Gummosis


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gummosis

[‚gə′mō·səs]
(plant pathology)
Production of gummy exudates in diseased plants as a result of cell degeneration.

Gummosis

 

a disease predominantly of arboreal plants (such as stone-fruit crops, citrus, and mulberry) and more rarely herbaceous plants (such as cotton and sesame). The disease is characterized by the exudation of gum, a viscous, sticky amber-yellow or brown liquid that forms in the cells of the bark and lignin as a result of the dissolving of the cell membranes.

Gummosis is caused by poor cultivation conditions, injuries, frost crack, and damage by insects and microorganisms. The most harm is caused by cotton gummosis, which is encountered in all cotton-growing regions. This disease infests the aboveground organs and is accompanied by the appearance of grayish oily spots covered by gum. It is caused by the bacteria Xanthomonas malvacearum. The sources of infection include contaminated seeds and plant remains. Heavily infested shoots die, the leaves and fruiting elements turn yellow, dry out, and drop off, the stems become thin and crack, and the bolls rot.

The measures for combating cotton gummosis include the preparation of healthy seed stock, destruction of the post-harvest residues, late autumn plowing, and the disinfection of seeds. The measures for combating gummosis in stone-fruit trees are chiefly preventive and include correct farming practices, protection against sunscald and frost cracks, and correct pruning of the trees. For citrus, the measures include good soil drainage, spraying with Bordeaux mixture, and treatment of wounds.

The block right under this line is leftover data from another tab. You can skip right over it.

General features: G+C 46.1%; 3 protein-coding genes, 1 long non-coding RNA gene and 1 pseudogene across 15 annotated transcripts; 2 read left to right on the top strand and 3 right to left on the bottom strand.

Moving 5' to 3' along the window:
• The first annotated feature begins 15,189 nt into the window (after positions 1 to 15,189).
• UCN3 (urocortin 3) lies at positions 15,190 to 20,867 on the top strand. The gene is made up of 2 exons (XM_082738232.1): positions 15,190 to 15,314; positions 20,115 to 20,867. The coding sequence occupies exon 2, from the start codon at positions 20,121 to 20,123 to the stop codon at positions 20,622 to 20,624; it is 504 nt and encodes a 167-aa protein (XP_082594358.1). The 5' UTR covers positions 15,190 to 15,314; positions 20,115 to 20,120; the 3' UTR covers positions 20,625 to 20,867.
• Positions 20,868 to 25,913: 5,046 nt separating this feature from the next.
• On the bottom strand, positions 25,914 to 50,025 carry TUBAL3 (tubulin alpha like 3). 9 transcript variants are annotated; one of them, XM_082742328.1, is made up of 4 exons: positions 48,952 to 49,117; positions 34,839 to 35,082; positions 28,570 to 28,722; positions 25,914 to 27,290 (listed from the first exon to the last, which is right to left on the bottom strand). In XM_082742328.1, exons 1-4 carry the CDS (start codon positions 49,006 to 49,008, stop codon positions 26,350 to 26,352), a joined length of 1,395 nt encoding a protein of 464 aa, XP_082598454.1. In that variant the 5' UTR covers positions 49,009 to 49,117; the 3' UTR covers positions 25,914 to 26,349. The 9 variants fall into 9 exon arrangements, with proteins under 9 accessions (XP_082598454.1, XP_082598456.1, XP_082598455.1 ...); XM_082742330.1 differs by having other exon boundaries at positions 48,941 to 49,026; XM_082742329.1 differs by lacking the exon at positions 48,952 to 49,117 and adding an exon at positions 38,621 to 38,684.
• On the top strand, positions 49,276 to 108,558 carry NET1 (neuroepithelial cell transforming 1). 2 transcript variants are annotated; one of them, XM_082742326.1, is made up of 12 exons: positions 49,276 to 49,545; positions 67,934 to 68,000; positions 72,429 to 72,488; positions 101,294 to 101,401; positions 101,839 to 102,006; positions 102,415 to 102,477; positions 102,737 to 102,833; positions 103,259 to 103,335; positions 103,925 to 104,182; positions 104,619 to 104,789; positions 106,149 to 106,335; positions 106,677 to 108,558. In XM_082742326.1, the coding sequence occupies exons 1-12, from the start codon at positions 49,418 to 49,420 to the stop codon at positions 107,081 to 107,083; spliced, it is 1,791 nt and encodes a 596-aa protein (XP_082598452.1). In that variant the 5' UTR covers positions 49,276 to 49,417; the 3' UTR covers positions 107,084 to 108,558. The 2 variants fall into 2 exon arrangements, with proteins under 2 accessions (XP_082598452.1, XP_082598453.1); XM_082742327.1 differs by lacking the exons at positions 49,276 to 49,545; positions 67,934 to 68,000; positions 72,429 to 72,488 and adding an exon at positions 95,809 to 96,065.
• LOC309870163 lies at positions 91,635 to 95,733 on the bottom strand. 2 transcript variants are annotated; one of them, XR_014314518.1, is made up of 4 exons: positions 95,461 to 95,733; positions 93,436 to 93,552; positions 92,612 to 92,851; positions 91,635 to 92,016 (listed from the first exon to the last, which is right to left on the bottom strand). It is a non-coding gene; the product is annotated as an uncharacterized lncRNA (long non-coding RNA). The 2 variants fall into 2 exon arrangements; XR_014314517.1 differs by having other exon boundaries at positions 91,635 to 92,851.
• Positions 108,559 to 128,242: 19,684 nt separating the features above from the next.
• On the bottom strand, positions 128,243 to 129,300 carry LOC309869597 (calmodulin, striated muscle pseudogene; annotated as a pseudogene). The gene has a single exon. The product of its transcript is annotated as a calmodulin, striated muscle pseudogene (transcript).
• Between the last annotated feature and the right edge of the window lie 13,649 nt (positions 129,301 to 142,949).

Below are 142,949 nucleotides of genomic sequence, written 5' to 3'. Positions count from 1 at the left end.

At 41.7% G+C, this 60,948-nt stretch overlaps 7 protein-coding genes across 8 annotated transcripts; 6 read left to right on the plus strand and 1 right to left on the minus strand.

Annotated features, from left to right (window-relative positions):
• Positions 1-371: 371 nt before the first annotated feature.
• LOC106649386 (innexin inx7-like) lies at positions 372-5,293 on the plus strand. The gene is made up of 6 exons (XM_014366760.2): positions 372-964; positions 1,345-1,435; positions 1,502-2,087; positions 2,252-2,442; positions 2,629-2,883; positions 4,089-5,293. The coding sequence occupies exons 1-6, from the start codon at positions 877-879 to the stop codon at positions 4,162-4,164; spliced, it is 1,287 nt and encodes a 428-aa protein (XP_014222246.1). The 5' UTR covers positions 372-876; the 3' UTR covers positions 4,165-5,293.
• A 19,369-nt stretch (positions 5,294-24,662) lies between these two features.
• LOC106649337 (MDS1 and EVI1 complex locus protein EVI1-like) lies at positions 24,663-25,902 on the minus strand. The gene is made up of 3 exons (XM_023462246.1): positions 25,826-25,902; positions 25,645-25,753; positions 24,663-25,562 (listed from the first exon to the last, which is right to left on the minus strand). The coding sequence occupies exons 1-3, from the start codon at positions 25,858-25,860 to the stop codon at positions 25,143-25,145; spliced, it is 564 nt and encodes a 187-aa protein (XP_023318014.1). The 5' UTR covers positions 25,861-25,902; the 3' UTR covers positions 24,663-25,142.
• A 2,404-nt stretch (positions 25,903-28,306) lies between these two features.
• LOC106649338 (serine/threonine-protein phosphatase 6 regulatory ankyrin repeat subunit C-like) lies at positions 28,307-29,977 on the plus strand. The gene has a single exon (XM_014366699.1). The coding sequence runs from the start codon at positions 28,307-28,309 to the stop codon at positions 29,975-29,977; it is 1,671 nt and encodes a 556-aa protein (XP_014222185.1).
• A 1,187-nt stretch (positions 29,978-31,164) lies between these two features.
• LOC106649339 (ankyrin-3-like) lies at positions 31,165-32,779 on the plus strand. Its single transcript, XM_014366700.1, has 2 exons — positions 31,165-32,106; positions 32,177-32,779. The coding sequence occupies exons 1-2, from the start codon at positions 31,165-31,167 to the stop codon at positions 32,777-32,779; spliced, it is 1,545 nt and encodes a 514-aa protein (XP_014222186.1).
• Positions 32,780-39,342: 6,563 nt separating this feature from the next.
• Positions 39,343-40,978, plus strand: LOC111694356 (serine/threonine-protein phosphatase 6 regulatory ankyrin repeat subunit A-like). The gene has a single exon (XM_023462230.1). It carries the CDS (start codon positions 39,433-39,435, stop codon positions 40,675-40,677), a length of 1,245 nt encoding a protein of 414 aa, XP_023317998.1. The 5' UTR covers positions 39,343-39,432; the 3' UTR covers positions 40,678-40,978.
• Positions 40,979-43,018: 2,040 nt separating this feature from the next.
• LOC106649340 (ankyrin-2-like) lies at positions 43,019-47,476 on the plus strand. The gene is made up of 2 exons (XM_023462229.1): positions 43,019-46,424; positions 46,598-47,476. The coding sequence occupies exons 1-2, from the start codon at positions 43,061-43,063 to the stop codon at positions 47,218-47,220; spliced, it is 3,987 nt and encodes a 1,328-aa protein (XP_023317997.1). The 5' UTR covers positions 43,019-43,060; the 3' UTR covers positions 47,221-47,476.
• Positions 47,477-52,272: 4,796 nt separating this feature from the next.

REFERENCES

Babaian, A. A. Gommoz khlopchatnika. Yerevan, 1963.
Slovar’-spravochnikfitopatologa, 2nd ed. Edited by P. N. Golovin. Leningrad, 1967.

A. A. BABAIAN

References in periodicals archive ?
22] that the species is one of the most destructive citrus gummosis pathogen and predominates in very important regions of citrus production.
The test isolates induced characteristic brown rot and gummosis symptoms on lemon fruits and seedlings, thereby confirming P.
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Now that they've learned more about peach tree gummosis, Pusey says growers can limit fungicide sprays to the peak infection period in June and July.
It is the causal agent of gummosis of branches and trunks of citrus (Fawcett, 1936; Cedeno and Pru, 1992), mango (Narasimhudu and Reddy, 1992; Khanzada et al.
Relationship between incidence and severity of cashew gummosis in semiarid north-eastern Brazil.
The severity of decline foliage symptoms was sorted on a 1 to 5 scale, where 1 is healthy trees, free of disease; 2 is trees with marginal leaf necrosis; 3 is trees with bare dead terminal twigs retained for a long time; 4 is trees with bare decayed terminal twigs and bark gummosis; and 5 is trees entirely dead also exhibiting bark gummosis.
Mango decline syndrome displays diverse symptoms including dieback of terminal shoots with or without accompanying defoliation, gummosis on branches, and scaffold limbs, vascular discoloration, marginal chlorosis and necrosis of leaves, foliar deficiencies and root degeneration (Ploetz et al.
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After selection of nucellar and zygotic individuals the hybrids have been used in mapping analysis for diseases inheritance, specially CVC, tristeza, gummosis and leprosis.
Despite heavy reliance on citrus in Oman, especially acid lime, citrus species suffer from a number of disease problems, which include witches' broom disease of lime, Citrus tristeza virus, citrus gummosis and citrus viroids (Moghal et al.
Six to twelve-month old acid lime and sweet lime seedlings, which develop no apparent symptoms of gummosis, dieback or weak growth were used for inoculation.